Wasco County’s board of commissioners is set to conclude a public hearing June 25 on fee increases for the coming fiscal year.
Local officials are urging increased measures to make schools less vulnerable to intruders carrying guns. That’s a good idea, especially the recommendation of a school resource officer that districts in the area should standardize their emergency plans. But no one should get the idea that even the best precautions can guarantee everyone’s safety under all circumstances.
Hundreds of Mid-Columbia students were handed their diplomas over the past few weeks, signifying the completion of a stage of their education, either high school or college.
As the world watched the Islamic State of Iraq and Syria (ISIS) sweep through major cities in Iraq this week, the political fingerpointing in Washington, D.C., has already begun.
Voters in two Northern California counties have declined to join the thundering herd calling for the formation of a new “state of Jefferson,” proving that common sense has not entirely departed from the region. Meanwhile, most of the clamor for secession seems to be coming from south of the state line, meaning Southern Oregonians apparently understand the futility of a gesture that would leave them worse off than they are now.
The Society for Professional Journalists runs a lively Linkedin group about the issues that affect the news industry today.
The definitive facts in the case of Sgt. Bowe Bergdahl, accused as a deserter and possible enemy collaborator by some of his former comrades and held for five years by the Taliban, may not come out until the full military investigation is completed — if ever. What passes for his story today has been jumped upon by political partisans and used as a bully pulpit to lash out at the president. Had Bergdahl not been recovered and died in captivity it is a veritable certainty that the same critics would be lashing out at the president under those circumstances, too.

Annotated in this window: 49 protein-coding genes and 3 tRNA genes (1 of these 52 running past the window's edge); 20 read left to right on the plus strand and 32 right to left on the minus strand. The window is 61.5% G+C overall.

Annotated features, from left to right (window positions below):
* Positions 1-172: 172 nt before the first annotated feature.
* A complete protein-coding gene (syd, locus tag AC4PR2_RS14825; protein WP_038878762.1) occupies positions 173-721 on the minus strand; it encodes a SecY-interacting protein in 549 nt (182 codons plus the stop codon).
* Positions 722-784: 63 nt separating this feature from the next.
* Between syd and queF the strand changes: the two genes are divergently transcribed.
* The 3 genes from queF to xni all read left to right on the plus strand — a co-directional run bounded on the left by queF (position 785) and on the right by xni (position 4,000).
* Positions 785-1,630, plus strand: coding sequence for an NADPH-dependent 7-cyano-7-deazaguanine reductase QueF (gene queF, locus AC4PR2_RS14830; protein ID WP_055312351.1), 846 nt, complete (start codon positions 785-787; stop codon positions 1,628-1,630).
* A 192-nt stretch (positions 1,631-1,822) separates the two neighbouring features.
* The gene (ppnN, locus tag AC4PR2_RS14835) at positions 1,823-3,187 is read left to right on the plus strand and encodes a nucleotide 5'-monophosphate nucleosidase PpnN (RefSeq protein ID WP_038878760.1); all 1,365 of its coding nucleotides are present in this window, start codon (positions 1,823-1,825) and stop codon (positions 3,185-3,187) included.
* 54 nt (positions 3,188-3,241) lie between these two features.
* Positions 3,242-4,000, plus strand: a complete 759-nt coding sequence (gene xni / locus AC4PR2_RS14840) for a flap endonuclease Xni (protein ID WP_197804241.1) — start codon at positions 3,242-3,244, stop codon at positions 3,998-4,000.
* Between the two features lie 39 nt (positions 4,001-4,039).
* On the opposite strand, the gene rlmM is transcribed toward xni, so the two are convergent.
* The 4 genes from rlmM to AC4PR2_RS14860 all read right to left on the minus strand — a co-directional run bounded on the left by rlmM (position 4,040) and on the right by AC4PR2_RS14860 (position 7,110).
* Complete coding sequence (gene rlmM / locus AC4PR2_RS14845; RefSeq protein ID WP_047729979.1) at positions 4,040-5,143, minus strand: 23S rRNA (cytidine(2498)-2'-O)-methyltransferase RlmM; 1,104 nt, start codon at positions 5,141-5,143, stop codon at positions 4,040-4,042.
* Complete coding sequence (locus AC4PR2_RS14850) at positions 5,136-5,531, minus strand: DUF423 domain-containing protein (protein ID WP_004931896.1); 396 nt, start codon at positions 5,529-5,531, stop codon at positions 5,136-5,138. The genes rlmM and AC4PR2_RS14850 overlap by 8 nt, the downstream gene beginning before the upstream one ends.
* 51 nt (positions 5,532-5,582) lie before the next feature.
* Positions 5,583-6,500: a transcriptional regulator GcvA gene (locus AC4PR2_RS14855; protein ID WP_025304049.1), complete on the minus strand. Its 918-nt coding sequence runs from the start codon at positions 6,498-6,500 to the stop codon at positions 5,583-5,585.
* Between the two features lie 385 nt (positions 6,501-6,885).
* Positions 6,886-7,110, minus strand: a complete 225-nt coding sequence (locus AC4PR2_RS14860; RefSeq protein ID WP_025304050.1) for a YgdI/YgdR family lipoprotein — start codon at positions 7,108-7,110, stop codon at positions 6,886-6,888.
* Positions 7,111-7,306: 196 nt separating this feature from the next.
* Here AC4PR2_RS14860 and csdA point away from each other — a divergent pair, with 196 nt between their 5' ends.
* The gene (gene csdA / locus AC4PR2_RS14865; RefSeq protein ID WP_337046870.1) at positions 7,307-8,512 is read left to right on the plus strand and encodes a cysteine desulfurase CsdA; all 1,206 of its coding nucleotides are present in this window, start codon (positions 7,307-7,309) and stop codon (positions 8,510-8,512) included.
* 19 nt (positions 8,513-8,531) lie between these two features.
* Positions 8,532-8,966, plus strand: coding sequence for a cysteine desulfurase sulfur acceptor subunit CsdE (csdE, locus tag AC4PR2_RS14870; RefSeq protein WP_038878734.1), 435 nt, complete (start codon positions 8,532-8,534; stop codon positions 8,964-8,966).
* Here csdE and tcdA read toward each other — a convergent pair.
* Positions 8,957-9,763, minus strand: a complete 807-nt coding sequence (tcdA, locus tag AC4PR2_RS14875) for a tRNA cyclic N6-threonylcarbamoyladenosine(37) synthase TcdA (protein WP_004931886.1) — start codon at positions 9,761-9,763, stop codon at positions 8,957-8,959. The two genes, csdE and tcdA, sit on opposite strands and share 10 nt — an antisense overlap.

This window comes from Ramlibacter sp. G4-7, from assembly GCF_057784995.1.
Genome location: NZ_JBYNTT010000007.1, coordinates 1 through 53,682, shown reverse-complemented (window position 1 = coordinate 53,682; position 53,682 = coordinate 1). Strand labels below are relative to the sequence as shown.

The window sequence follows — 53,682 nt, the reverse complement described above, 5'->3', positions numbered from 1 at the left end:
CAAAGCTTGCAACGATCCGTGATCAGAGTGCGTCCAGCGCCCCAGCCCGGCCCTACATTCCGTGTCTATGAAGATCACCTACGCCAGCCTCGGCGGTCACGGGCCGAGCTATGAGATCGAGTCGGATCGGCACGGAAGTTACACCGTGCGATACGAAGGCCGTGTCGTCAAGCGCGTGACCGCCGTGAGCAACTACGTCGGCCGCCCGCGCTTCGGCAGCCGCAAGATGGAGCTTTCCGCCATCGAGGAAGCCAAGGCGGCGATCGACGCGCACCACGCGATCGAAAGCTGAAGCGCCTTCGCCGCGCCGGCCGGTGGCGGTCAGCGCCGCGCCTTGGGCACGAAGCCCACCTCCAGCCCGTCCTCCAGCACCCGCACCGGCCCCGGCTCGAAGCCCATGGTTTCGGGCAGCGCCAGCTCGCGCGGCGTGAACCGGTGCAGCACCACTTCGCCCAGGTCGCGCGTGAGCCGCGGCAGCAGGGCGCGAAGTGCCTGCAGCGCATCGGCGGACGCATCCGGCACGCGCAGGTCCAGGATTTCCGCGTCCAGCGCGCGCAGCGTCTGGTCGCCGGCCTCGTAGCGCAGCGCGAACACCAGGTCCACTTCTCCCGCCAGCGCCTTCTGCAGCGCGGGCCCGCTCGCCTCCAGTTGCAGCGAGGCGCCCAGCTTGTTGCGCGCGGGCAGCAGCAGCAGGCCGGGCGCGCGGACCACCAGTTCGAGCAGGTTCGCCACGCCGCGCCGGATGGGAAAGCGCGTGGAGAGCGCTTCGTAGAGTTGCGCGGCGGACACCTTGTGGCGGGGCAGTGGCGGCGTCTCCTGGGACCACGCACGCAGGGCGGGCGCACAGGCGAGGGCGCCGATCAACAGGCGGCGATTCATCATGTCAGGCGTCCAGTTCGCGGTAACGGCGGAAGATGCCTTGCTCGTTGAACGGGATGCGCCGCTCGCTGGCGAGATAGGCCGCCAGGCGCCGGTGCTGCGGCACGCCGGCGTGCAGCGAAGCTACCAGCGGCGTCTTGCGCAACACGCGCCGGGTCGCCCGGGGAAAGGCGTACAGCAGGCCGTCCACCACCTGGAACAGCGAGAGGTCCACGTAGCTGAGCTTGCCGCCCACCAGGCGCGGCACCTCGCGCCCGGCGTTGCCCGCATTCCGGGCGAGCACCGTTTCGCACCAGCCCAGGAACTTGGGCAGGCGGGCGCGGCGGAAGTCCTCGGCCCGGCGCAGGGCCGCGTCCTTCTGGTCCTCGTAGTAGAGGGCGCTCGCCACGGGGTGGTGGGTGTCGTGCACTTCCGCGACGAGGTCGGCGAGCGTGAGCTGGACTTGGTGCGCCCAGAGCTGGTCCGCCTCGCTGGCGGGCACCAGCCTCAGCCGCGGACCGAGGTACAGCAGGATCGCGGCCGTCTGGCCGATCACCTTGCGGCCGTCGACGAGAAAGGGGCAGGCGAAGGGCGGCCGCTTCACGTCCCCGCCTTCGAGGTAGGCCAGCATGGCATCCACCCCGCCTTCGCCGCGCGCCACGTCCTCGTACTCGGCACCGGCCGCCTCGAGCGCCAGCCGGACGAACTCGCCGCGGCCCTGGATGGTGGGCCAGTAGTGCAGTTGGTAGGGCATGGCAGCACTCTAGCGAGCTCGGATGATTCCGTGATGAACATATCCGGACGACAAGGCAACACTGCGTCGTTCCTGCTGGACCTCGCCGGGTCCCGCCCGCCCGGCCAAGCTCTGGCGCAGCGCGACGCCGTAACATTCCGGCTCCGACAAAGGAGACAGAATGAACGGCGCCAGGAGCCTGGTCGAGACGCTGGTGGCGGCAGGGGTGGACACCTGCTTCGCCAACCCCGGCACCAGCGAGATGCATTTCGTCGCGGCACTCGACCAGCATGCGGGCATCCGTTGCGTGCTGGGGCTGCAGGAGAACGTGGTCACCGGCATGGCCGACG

The sun apparently will shine after all on the state task force appointed to study genetically modified crops, and that’s a good thing. Just as crops, GMO or non-GMO, need sunlight to grow, committees appointed to discuss public policy matters do their best work in the open.
We see it nearly every day in the news headlines: Schoolgirls abducted in Nigeria. Gang rape in India. Sexual violence in war zones. Shooting sprees targeting women.
Veterans Affairs Secretary Eric Shinseki may have resigned Friday amid an uproar of criticism about a plague of delays in getting needed services to veterans, but that doesn’t mean the problems will be solved any time soon — not unless both political parties in Congress agree to put the country’s money where its promises are.
Three states, starting with Oregon in 2002, have voted on ballot measures to require labeling of foods containing genetically modified organisms. All of those initiatives failed. But on Tuesday, voters in Jackson and Josephine counties overwhelmingly approved measures to ban genetically modified crops altogether. The Rogue Valley has redrawn the battle lines in the fight over GMOs in a way that allows opponents to claim the high ground.
Blame a boom year on the stock market and a lax tax system for the sharp rise in corporate CEO pay.
Pat Stone went to war in the steamy jungles of Vietnam almost four and a half decades ago, yet the sadness and horror of his combat experience remain fresh in his memories, emerging through the course of any average day.
The Oregon Department of Fish and Wildlife appears to be stuck in a vicious cycle with implications that could go well beyond the state’s hunters and anglers.
If you are reading this (May 20) on your afternoon break, with your feet up just before dinner, or while waiting for prime time television to kick in, you still have time.
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